To all those 'oh noes! Teh mad cows' commenters - there'll be little additional risk from rogue prion diseases (BSE/Scrapie => vCJD) - the relevant tissue is considered specified risk material (SRM) and has to be destroyed by incineration, the legislation covering all this is quite tough (and a good reason to be up in arms about the horse meat scandal even if you don't mind noshing on a bit of pony - where and how those animals were raised, slaughtered and butchered is anyone's guess, you have no idea what welfare issues, diseases and drug residues were present with no public health oversight).
I agree we should practice old fashioned 'nose to tail eating'; no expensively produced protein should be lost form a carcass, but it should not be dressed up as something it's not ('chicken' nuggets etc.).
All well and good, but overlooks the real reason why that particular risk shouldn't worry anyone.
After the dust had settled, it was proved that the whole thing was bugger all to do with anything endemic in cattle spinal tissue and was actually due to isolated incidents of cross contamination from scrapie afflicted sheep, as was originally suspected all along. This goes a long way toward explaining why the vast epidemic of vCJD predicted rather conspicuously failed to occur.
DEFRA decided to keep that under wraps, for fear of being sued into the middle of next century for their hysterical overreaction and gratuitous, unfounded screwing over of the British beef industry.
That's not quite right, or at lease a misunderstanding. While we still don't know precisely what the origin of BSE was, it's a good working hypothesis that Scrapie from sheep was indeed the initial spark (but there are other ideas, such as the endogenous virus hypothesis).
However, the species barrier in transmitting a TSE is immense - so there is very little chance of you receiving a dose of BSE prion that would cause you vCJD, or of a cow receiving a BSE-inducing inoculation from sheep meal - but once it has occurred, there is a much higher chance of then passing on that infectious prion through cannibalism (cf. kuru in man). The problem being that we fed ruminants other ruminants - so-called MBM (meat & bone meal). We only saw it here in the UK first because we changed the way we manufactured MBM at the end of the 70s and apparently the new method did not control the infectious vector.
We KNOW this was an important infection route just from looking at the disease surveillance data - as soon as the feeding ban was brought in around '88 the incidence of BSE in cattle shot down from tens of thousands to almost nothing. In the UK - partially because of this whole sorry affair - we have tremendously active public health surveillance, and as a result of all this effort in 2010-11 there were NO cases of BSE in our national herd. That's quite an achievement.
If you were unlucky enough to be infected with vCJD, the duration of the incubation period before the appearance of clinical symptoms would be strongly linked to your genotype: specifically, a methionine/valine polymorphism at codon 129 of the gene coding for the human prion protein.
Human clinical vCJD disease seemed to peak in 2000*, but ALL of these cases were known MM homozygotes. The predction of a 'second vast epidemic' you allude to was because of the potential vulnerability of MV or VV homozygous humans, who were thought to be (and may still be) at risk of developing vCJD.
As usual with these things, the truth is much stranger than fiction.
I'll get my coat.
*Data from http://www.cjd.ed.ac.uk/documents/figs.pdf
I suspect its bull :)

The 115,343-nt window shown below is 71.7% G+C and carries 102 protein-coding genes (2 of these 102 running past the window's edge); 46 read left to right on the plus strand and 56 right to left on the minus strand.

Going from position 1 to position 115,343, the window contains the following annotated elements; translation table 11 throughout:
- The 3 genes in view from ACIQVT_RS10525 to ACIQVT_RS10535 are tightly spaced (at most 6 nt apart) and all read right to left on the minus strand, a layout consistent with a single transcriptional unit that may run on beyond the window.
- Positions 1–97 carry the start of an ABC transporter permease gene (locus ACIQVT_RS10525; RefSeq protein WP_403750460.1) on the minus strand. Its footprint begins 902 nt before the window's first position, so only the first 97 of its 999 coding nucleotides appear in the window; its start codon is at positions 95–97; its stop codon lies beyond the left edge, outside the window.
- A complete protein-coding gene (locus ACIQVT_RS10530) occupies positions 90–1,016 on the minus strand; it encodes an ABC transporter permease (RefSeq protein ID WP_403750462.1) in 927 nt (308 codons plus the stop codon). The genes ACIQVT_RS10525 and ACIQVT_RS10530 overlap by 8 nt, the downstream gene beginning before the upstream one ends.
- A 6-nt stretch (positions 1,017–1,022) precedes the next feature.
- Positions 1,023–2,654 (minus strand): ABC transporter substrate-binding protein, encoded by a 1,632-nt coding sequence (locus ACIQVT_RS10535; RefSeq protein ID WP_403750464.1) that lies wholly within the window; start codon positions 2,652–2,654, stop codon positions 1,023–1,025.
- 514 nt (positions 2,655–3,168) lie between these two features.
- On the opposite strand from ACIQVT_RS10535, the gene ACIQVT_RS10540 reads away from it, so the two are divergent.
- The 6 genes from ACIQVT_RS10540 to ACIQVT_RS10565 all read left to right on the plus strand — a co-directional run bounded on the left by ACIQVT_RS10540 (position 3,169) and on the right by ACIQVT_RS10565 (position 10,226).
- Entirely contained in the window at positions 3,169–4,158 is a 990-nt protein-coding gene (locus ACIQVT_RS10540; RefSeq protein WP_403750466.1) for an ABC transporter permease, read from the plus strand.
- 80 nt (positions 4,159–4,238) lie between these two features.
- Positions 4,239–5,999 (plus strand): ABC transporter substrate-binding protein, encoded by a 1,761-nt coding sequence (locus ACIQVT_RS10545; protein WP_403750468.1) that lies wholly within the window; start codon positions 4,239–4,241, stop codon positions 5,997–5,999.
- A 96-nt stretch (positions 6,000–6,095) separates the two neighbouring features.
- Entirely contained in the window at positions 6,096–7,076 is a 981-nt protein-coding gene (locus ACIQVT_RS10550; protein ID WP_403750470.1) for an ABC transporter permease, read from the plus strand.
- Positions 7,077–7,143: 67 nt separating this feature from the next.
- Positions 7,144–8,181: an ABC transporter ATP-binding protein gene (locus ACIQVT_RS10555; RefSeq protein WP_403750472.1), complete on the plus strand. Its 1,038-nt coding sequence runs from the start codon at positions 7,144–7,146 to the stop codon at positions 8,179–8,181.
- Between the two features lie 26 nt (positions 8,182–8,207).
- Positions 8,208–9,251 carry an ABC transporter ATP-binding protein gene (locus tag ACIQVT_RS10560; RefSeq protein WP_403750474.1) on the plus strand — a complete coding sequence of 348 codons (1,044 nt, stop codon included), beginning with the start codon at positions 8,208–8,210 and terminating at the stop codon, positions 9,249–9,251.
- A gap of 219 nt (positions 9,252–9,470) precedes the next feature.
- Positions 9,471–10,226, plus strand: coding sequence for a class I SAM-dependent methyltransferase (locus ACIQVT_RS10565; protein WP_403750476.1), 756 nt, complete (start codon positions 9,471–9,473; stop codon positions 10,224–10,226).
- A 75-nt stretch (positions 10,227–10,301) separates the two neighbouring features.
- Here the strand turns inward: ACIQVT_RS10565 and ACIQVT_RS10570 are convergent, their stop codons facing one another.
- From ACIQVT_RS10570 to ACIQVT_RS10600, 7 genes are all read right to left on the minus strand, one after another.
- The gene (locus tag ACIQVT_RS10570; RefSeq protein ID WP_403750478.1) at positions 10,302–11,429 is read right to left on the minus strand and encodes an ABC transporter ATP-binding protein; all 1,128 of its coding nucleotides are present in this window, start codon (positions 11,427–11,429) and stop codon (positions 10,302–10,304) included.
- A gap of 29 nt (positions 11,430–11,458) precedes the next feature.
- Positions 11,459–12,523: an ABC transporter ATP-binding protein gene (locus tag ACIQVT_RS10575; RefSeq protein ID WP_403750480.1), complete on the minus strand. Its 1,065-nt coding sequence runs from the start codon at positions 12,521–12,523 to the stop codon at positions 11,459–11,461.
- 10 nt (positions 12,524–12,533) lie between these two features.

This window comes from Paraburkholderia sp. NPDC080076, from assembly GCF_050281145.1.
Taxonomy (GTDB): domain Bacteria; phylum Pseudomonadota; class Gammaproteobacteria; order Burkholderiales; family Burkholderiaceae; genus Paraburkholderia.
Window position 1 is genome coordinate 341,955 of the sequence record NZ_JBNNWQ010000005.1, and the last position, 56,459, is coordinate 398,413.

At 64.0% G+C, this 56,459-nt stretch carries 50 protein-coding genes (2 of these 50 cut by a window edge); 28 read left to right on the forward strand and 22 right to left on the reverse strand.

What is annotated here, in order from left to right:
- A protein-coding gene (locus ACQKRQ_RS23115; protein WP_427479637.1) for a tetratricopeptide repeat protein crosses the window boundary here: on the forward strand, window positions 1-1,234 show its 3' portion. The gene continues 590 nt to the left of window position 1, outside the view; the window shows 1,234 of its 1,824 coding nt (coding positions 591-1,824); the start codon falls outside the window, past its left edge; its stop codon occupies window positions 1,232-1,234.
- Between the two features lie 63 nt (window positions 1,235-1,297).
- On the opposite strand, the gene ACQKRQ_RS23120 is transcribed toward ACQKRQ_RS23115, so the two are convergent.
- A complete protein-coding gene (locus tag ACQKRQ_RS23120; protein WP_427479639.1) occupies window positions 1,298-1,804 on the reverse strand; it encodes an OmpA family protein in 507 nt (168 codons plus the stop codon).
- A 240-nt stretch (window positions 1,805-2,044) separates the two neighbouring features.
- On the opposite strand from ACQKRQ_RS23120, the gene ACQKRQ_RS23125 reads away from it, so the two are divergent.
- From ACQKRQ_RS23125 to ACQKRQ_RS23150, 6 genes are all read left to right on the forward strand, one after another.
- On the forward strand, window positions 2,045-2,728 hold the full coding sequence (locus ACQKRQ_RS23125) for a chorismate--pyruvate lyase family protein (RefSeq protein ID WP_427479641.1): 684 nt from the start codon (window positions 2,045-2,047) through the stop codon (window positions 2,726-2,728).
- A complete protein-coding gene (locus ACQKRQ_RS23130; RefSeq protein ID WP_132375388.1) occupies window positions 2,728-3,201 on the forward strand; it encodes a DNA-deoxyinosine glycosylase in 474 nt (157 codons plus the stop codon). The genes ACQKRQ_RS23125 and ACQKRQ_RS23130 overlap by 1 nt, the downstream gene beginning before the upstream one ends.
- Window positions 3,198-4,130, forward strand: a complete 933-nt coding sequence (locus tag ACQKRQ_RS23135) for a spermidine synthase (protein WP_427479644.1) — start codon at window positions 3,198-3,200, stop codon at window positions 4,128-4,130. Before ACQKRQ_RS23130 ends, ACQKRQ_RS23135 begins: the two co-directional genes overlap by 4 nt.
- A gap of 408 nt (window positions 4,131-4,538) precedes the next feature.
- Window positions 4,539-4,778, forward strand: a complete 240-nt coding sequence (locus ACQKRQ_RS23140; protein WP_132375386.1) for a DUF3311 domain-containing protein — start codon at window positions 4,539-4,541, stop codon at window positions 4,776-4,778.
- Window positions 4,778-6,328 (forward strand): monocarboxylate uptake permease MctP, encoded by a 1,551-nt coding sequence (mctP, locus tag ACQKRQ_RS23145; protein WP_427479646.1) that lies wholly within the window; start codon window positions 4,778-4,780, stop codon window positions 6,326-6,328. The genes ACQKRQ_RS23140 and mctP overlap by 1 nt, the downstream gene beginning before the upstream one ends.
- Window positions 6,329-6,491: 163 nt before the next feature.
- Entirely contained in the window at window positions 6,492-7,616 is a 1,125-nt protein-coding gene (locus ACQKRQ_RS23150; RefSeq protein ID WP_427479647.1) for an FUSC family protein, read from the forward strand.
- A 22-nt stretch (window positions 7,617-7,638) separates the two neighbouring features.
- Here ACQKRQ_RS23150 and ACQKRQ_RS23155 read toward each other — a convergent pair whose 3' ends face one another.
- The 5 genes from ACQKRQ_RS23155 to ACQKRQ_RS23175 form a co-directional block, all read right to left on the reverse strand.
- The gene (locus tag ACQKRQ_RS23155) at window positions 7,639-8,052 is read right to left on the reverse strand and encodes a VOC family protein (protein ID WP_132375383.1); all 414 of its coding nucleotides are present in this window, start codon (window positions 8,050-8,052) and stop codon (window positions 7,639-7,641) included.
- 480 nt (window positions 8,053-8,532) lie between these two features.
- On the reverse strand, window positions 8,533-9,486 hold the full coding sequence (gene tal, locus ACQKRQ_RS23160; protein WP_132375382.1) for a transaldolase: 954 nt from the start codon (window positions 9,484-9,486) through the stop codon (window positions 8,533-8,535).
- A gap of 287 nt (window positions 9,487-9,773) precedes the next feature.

Of course some stuff like hide is used for shoes and so forth. Bones are used for whatever bones are used for (isn't it to help making bone china nice and thin and semi transparent) but I think the vast majority of the rest is fed to us one way or another.
The interesting thing is that you aren't allowed to feed your left over dinner to pigs anymore (pigswill is banned) - probably because the stuff they feed us is so bloody bad we aren't allowed to be that cruel to pigs!
Well lets face it that grass based porridge they developed for the gulags was a bit bland.
Mind you I think (with a bit of clever marketing) it would have made an excellent slimming aid .
"Developed by a top team of NKVD nutritionists this product will aid weight loss as part of a 10 year prison sentence."
I am old enough to think that I remember a big scandal thrown up 10s of years ago, because it was discovered that the "non-milk protein" and also some "non-milk fat" in ice cream was being derived from animal by products such as pig's blood.
They do say that people that don't study history are destined to repeat it ...
Lots of stuff is Protein; however a lot of it is low quality, indigestible, an allergen, or even harmful; so this is a lot worse than Nuts!
As for Health/Fitness food, stupid greedy idea. I'll only buy top quality Protein with known safe ingredients, because only quality Protein produces results; so no rubbish or synthetic chemicals.
Well, maybe the protein is properly hydrolysed first by applying sodium hydroxide and hydrochloric acid.
That would give something with lots of glutamate (taste enhancer!) resembling soy sauce or Marmite or Maggi, not to mention the more extreme exotic variants of "garum" or Bovril.
I wonder what the "disused" percentages are in the US? I mean, until late last year 70% of our ground beef had a filler of "lean finely textured beef" (basically the stuff that falls onto the floor, sterilized with ammonia and heat and blended, then stuck back into the ground beef.) There's "partially defatted beef fatty tissue" (don't know what this is.) I expect that we may use somewhat more of the animal here.
On the other hand, we don't ordinarily eat black pudding or kidneys here.
This post has been deleted by its author
Let's get this right...
We have 3D printed psuedo-food on the way that will at some point become an "order from the wall" food source (http://www.theregister.co.uk/2013/05/23/ctrl_p_for_pizza/)
We have Soylent (insert colour of choice here) already with us http://www.theregister.co.uk/2013/05/21/soylent_food_replacement/
And now we are feeding the elderly with reconstituted "unfit for human consumption" leftovers in ice cream.
Dystopian future not so much with the "future" any more it seems...
To make ice cream you need to impregnate cows, and the male babies are kept in plastic igloos (isolated from their mothers and each other) until a year of age to be sold as veal; the meat and milk industries are economically and hence ethically linked. So, I see no real ethical problem with adding meat to ice cream, other than forced pregnancy, imprisonment of babies, and eventual killing of said mothers and babies.
Biting the hand that feeds IT © 1998–2020